Education Committee Chair’s Home a Lesson in Discovery

Sunday, May 15th, 2011

Virginia’s Wythe-Bland Region Master Gardener Association Education Committee Chair, Tommy Vaught, taught a propagation course at his home yesterday, but the grounds themselves were a lesson in discovery.

Gas Plant

The group was treated to a flowering Dictamnus albus, also known as Gas-plant, Burning-bush, False Dittany, White Dittany, and Fraxinella. Originally planted by his mother, Vaught’s Gas-plant is a rare pink variety that takes up the better part of one side of his beautifully stone-clad home.

Tommy Vaught (2nd from right) tells MG interns about his gas plant

During the summer, the plant emits methane which will produce a flash if it makes contact with an ignited source. This characteristic has led to its comparison with the burning bush from the Bible.

Flowering Gas Plant

Vaught has never tested the flammability of his plant. Have you ever witnessed this phenomenon? We would love to hear about your experience in the comments, below.


The group was also delighted to find just about every color iris under the sun, including a rare transplant from Madagascar, within the confines of Vaught’s grounds. With the exception of the Madagascar variety, Amelia Earhart’s grandmother brought the irises from Washington State in the ’20s.

Maroon-colored Iris from Madagascar

Madagascar Iris

Blue Iris

Purple Iris

Yellow Iris

Mini Monet

We also found a greenhouse full of geraniums and a pond which invariably draws local artists every summer to capture its beauty on canvas. By the time we left, we were convinced that Tommy had recreated the beauty and variety of Monet’s gardens in Wytheville, Virginia!

Greenhouse Full of Geraniums

Tommy's Plentiful Pond

Washington State to Lead $1M School Garden Pilot Project

Monday, April 25th, 2011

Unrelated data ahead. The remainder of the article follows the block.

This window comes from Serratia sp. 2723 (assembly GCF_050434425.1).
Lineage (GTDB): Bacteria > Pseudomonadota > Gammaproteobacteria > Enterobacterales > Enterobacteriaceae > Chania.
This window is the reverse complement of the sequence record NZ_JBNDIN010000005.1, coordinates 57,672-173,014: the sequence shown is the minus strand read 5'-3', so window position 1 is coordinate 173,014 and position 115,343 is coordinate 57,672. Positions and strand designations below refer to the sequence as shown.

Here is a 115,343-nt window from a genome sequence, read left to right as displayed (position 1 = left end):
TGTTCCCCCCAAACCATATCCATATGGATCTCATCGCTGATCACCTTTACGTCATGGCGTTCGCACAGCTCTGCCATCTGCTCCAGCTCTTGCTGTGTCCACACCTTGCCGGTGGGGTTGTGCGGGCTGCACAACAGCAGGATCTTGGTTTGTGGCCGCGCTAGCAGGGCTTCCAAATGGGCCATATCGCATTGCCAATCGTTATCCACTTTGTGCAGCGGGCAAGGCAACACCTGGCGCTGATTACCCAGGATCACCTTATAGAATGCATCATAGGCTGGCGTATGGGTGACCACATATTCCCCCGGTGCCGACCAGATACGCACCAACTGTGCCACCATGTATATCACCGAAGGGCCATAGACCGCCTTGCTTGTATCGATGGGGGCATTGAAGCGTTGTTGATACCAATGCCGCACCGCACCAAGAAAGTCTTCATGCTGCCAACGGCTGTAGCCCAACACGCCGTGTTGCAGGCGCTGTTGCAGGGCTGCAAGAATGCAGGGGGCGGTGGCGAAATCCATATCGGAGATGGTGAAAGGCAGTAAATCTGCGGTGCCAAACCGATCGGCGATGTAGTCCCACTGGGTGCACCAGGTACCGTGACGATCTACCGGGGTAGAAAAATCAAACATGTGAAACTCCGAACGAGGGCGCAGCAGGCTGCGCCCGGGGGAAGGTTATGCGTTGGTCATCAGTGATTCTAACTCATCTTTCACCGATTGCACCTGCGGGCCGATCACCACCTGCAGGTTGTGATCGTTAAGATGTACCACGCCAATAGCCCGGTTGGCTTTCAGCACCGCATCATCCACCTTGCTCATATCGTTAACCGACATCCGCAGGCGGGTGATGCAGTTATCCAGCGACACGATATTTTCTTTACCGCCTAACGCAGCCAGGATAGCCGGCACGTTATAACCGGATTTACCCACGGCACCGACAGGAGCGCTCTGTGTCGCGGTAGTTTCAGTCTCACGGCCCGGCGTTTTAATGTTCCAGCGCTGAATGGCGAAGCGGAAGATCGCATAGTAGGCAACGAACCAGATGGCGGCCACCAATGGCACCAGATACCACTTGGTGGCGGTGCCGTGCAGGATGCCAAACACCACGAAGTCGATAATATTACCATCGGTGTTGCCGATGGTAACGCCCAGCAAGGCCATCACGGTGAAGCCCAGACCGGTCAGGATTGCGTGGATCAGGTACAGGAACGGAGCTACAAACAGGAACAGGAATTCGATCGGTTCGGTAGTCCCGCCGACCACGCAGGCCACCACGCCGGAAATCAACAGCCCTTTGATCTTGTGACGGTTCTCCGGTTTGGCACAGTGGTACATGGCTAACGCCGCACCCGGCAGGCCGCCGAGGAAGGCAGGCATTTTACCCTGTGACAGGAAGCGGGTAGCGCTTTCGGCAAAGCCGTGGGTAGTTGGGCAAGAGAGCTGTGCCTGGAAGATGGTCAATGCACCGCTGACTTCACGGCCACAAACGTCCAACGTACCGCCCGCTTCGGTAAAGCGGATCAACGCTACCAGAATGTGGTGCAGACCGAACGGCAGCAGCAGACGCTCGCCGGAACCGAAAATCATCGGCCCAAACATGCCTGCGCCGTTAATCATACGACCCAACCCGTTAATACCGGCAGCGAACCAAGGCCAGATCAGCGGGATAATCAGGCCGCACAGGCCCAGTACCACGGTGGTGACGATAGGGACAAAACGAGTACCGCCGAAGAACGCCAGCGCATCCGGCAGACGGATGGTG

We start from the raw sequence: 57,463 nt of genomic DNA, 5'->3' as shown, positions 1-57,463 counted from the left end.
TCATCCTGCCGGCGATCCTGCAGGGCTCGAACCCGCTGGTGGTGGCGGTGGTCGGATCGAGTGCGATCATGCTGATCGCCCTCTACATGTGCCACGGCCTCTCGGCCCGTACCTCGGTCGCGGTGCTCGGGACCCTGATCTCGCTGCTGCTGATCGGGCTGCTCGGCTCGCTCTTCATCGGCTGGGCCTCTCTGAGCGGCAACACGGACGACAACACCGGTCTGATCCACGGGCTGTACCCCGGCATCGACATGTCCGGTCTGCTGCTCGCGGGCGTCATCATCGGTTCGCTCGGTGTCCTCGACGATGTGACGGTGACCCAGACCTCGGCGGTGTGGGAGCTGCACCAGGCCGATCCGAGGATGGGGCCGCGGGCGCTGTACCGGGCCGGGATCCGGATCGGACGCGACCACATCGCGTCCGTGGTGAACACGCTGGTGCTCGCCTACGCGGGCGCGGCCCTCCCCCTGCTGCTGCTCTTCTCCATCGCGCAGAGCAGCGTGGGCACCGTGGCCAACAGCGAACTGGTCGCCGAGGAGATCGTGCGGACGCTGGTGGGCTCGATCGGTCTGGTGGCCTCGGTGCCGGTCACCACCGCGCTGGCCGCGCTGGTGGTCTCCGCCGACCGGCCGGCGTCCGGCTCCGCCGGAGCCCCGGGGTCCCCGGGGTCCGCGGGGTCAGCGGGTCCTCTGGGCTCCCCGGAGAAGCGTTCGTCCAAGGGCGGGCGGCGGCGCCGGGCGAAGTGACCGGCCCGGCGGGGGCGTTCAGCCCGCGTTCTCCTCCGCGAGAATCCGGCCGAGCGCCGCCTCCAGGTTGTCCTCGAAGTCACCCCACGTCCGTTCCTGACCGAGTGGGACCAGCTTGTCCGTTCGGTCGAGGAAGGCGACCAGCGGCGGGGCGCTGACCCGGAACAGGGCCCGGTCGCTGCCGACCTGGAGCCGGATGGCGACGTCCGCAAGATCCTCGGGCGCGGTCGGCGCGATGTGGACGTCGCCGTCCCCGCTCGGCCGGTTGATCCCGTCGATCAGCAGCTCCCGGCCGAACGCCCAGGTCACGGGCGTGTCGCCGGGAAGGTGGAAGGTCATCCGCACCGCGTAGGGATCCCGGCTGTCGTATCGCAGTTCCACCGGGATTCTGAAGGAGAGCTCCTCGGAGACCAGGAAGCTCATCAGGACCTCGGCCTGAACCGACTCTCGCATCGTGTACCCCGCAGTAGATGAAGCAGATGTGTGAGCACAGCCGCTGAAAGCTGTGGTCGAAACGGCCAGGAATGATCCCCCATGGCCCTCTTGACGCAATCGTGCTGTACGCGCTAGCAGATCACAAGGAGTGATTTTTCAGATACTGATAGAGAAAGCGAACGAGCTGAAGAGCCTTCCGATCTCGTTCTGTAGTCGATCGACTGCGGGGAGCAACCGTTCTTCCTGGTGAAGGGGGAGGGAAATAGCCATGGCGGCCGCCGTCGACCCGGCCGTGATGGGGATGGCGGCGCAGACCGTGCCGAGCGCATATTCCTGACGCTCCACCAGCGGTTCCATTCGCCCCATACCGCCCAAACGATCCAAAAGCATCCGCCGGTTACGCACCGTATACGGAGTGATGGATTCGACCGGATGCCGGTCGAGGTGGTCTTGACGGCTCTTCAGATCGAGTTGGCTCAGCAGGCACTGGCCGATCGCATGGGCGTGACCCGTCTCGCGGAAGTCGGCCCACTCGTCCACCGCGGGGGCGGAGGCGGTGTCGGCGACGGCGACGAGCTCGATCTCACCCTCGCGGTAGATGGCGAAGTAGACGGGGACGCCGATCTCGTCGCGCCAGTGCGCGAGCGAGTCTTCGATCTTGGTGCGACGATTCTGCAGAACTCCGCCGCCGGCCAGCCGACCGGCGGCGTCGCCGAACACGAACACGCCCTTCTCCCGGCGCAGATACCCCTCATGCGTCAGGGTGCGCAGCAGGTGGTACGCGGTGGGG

Washington State University will lead the cooperative extension services of  University of Arkansas, Cornell University, and Iowa State University in a $1 million USDA Food and Nutrition Service school garden pilot program. USDA Secretary Tom Vilsack announced the award on April 7th:  

“School gardens hold great promise for educating our kids about food production and nutrition,” said Vilsack. “Learning where food comes from and what fresh food tastes like, and the pride of growing and serving your own fruits and vegetables, are life-changing experiences. Engaging kids in our efforts to end childhood hunger and curb childhood obesity is critical if we are going to succeed.”

Iowa State Extension 4-H and Youth Development specialist Janet Toering was quoted in a recent press release, which described the four main goals of the project: 

  • Increase fruit and vegetable consumption: “We want to increase kids’ access to and consumption of fruits and vegetables through hands-on learning about growing food,” Toering said.
  • Empower youth in their communities: Youth will be highly involved in building and sustaining the gardens to maximize their interest and learning.
  • Contribute toward a sustainable environment and food system: The pilot will help kids and educators appreciate the public health, environmental and social benefits gardens provide to local communities, such as physical activity, the connection to nature, fresh food production, social networks and sustainability.
  • Build a nationwide network: Extension educators and volunteers will work across disciplines to leverage existing federal, state and local investments in programs like SNAP-ED (Supplemental Nutrition Assistance Program Education), 4-H Youth Development, Master Gardeners and other community-based horticulture programs through a common garden-based learning program.

Congratulations Washington State (and Cornell, and Arkansas, and Iowa State)!

Bill Hoffman, USDA/NIFA